As for how I would describe bitmap fonts, they are extremely fast and simple to render depending on the type of grid system being used. This simple render could become more complex with the simple of altering the simplistic grid form. I feel like it has been around for so long that there are times people forget the beginning of fonts and how they have been used and changed throughout time. Which gets to my next part of my research dealt with grid structures.
With the typographic grid, it has a two-dimensional structure made up of a series of vertical and horizontal axes. It is usually serves as a way for designers to organize image and text. Before the raise in movable type and printing, the grid was based off of optimal proportions for handwritten text on a page, it was also known as the ‘Villard diagram’ and used since he medieval times. As for the evolution of the modern grid, designers such as Emil Ruder and Josef Muller-Brockman questioned the conventions of a layout. They began to come up with a more flexible method to achieve coherency in organizing a layout.
The grid was very important for the Swiss in modernism because they embraced the grid structures with the use of white space as the active element in communication. There is one person that pushed the boundaries of the grid, which was Wolfgang Weingart. He pushed it to the manner of typography becoming more expressive. Weingart made his work seem like it was free but yet controlled in the manner that he embraced the experimental aspect.
The technology's role in enabling typographic experimentation has of course changed through out the years. I still hear the stories of there not being an undo short key, which makes me feel like we have to work harder to be more persistent. We may have the key to undo things, but sometimes I feel like we need to experience what some designers have gone through. If we didn't have the capability of having a computer, then maybe we would be looser in expressing the piece. One thing I'm happy I try to do is to sketch out my ideas more before getting glued to the screen, I feel as it keeps my mind open to many different possibilities instead get stuck one idea. And my brother and I always talk about how computers are not humans in the fact they don't compare to the human hand for the sensibility purpose. I feel the closest we can get to a desktop computer is to keep learning different methods they we can only do by hand, in which experimenting comes handy.
what potential exists for continuing to explore the "second order of denotation" as mentioned in the cranbrook/mccoy sections?
On page 14 it was explained that "to enhance the meaning while not abandoning the framework that unites the whole" would be another way to look at formats and conventions, but to me what does this all mean. Well to answer that I feel like it meant to think of different ways of explaining ideas, so having one word represent more ideas or feelings. I also think it means interactivity of viewers to a piece to get them to think and see if they understand. I also feel like McCoy's way of word play has given the spark of secondary levels of meaning.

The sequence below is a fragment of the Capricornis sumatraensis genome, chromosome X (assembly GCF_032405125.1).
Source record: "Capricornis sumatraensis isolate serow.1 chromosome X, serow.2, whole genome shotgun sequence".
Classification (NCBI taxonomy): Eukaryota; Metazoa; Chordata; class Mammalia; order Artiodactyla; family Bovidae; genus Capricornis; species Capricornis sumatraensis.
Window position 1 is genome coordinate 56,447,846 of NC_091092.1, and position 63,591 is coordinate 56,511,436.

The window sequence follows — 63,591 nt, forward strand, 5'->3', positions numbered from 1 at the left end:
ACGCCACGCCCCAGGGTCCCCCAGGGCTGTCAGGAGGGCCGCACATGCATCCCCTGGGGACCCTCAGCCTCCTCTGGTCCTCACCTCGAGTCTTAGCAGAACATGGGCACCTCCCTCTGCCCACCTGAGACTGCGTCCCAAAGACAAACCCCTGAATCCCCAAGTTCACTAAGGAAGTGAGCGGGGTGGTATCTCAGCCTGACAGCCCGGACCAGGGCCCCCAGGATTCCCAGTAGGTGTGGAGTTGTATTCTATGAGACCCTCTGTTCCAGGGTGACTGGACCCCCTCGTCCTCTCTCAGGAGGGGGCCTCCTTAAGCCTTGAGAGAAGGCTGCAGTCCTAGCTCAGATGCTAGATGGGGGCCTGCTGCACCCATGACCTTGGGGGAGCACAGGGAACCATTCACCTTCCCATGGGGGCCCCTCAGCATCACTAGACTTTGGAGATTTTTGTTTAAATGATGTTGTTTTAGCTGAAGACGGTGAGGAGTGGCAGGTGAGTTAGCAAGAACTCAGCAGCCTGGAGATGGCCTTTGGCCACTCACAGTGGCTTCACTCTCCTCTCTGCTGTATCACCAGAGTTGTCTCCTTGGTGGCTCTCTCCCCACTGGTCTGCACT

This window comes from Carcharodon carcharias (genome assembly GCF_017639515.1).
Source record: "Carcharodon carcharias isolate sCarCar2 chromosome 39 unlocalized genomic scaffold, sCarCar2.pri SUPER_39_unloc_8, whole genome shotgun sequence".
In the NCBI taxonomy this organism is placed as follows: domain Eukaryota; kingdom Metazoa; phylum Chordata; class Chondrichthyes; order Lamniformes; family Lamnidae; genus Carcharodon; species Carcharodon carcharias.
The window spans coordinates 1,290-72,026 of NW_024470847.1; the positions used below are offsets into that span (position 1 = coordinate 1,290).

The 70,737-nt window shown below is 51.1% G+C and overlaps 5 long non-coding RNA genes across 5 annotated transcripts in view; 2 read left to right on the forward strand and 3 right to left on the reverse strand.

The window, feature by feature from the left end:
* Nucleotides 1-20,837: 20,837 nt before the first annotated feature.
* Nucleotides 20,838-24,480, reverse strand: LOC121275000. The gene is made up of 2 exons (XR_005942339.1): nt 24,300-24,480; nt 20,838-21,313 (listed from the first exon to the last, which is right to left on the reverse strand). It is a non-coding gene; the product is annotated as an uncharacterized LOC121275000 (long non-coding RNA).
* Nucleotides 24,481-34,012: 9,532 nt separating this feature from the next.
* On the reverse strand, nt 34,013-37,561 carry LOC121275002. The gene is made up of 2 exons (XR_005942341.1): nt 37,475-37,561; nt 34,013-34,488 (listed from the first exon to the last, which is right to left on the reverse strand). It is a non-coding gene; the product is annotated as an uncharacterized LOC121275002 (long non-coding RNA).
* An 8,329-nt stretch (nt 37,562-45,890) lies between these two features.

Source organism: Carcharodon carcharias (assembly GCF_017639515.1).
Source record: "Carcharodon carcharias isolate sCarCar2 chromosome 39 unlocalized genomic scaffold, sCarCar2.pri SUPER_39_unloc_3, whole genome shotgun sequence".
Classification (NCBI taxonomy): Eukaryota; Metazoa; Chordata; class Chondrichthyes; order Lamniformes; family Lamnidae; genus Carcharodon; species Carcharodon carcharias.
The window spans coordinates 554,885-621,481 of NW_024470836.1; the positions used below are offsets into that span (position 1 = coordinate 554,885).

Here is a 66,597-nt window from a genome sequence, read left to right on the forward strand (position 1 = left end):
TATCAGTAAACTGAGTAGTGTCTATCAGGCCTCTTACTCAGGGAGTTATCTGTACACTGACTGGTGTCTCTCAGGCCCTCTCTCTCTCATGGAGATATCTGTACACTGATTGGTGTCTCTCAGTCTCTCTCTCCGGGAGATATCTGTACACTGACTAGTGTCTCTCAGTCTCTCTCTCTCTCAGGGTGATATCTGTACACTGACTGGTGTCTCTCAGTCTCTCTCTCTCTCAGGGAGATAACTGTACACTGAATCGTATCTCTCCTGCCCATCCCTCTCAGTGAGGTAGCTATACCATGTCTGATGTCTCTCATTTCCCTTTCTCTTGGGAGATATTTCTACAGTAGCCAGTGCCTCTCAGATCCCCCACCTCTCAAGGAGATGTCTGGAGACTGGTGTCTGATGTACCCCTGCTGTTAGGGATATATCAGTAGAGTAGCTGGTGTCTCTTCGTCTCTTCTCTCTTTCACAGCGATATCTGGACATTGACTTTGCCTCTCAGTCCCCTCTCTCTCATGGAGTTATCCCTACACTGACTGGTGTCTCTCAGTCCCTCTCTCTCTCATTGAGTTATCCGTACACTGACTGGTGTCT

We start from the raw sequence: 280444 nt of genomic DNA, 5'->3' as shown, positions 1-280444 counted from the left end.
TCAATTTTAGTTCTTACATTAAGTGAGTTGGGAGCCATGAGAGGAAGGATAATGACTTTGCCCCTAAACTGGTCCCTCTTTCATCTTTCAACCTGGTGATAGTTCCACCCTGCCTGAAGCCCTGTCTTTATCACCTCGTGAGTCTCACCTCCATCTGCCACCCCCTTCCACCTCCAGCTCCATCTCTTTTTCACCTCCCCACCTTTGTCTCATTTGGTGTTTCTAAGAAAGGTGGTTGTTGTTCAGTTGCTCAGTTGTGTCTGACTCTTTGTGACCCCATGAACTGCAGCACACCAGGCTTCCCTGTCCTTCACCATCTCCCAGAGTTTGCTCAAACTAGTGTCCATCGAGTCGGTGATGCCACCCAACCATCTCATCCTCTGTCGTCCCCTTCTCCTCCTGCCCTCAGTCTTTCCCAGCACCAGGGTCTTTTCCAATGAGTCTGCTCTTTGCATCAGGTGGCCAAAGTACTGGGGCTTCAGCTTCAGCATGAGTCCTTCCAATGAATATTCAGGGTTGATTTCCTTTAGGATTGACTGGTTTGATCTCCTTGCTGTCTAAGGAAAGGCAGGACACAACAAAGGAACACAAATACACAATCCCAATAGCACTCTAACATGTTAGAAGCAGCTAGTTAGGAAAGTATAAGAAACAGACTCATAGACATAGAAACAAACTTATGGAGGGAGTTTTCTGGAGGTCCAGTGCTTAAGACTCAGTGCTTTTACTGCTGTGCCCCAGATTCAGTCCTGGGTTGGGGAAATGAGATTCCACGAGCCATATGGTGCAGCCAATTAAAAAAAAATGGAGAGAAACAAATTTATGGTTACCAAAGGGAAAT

further, what potential might your area of interest have to "promote multiple rather than fixed meanings" as jeffery keedy mentions? and what role might the reader play in the construction of your typographic messages?
I feel that the way I take my messages will have either an underling of meaning and the ability to make the viewer think of what the message is. I really want to figure out multiple ways of representing a grid based type and the grid. I think the role of the viewer would be a variable on whether it is understandable, but I'm hoping in one way to figure out how to make this project interactive, so the viewer themselves learn what I learned.
*have a timeline running across the top of the screen where you can click on the lines throughout to see a fact or image.
*then you have the choice of clicking on massimo or mccoy's names to get their story with options of viewing images throughout
Tight idea 2:
*have a more realistic timeline of when things happened
*for the choice of massimo or mccoy, you can have expandable options like: story, bio, and gallery
Tight idea 3:
* idea to show connection between all four (mod., post-mod., massimo, mccoy)
* click on one of the boxes and it puts a overcast over the rest of the screen highlighting what your looking at and to get out of that it by clicking the same box you clicked the first time
Tuesday, February 2, 2010
Monday, February 1, 2010
Some of the research I dabbled in a bit is by looking at artist that have either bold content or form. I was looking at Rick Valicenti, Elliot Earls, and Woody Pirtle for the intention to broaden my visual intentions for a viewer. One of things that I learned by these three is underlying meaning to visual, meaning you can have all the information on a page but it can be an abstract idea. So these influences will help on how I want to showcase my experiment study.
Some of the areas I'm interested in are:
Taking a different approach of breaking down a typeface to the core in multiple grids that are modular in 2D
Different approach on method of taking
Show that type on a flat plane can be 3D by color
Try to make my message engaging to a viewer that is visual by the type
Figure out if there is a scientific approach to making type from a grid, asking the question "what is the specific point that is similar in this typeface, and what does it take to keep the point in the same place, if possible?"